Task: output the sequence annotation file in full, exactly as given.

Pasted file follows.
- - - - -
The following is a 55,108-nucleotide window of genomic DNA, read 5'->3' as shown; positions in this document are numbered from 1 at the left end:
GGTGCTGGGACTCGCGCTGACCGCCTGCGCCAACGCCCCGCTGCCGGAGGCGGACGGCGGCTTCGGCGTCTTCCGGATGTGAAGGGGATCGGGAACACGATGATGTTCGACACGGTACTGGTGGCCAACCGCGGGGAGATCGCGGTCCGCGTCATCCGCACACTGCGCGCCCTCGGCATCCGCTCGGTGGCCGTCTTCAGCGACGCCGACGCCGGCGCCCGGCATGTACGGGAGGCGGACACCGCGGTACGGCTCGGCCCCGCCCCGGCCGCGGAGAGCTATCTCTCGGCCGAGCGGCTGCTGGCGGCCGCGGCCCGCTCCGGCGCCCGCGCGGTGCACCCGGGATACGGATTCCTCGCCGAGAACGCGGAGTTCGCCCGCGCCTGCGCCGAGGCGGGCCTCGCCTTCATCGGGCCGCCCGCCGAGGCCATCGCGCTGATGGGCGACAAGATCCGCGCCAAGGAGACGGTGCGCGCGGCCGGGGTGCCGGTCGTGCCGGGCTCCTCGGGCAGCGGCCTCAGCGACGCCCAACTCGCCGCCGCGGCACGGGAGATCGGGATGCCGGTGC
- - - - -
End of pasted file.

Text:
The following is a 55,108-nucleotide window of genomic DNA, read 5'->3' as shown; positions in this document are numbered from 1 at the left end:
GGTGCTGGGACTCGCGCTGACCGCCTGCGCCAACGCCCCGCTGCCGGAGGCGGACGGCGGCTTCGGCGTCTTCCGGATGTGAAGGGGATCGGGAACACGATGATGTTCGACACGGTACTGGTGGCCAACCGCGGGGAGATCGCGGTCCGCGTCATCCGCACACTGCGCGCCCTCGGCATCCGCTCGGTGGCCGTCTTCAGCGACGCCGACGCCGGCGCCCGGCATGTACGGGAGGCGGACACCGCGGTACGGCTCGGCCCCGCCCCGGCCGCGGAGAGCTATCTCTCGGCCGAGCGGCTGCTGGCGGCCGCGGCCCGCTCCGGCGCCCGCGCGGTGCACCCGGGATACGGATTCCTCGCCGAGAACGCGGAGTTCGCCCGCGCCTGCGCCGAGGCGGGCCTCGCCTTCATCGGGCCGCCCGCCGAGGCCATCGCGCTGATGGGCGACAAGATCCGCGCCAAGGAGACGGTGCGCGCGGCCGGGGTGCCGGTCGTGCCGGGCTCCTCGGGCAGCGGCCTCAGCGACGCCCAACTCGCCGCCGCGGCACGGGAGATCGGGATGCCGGTGC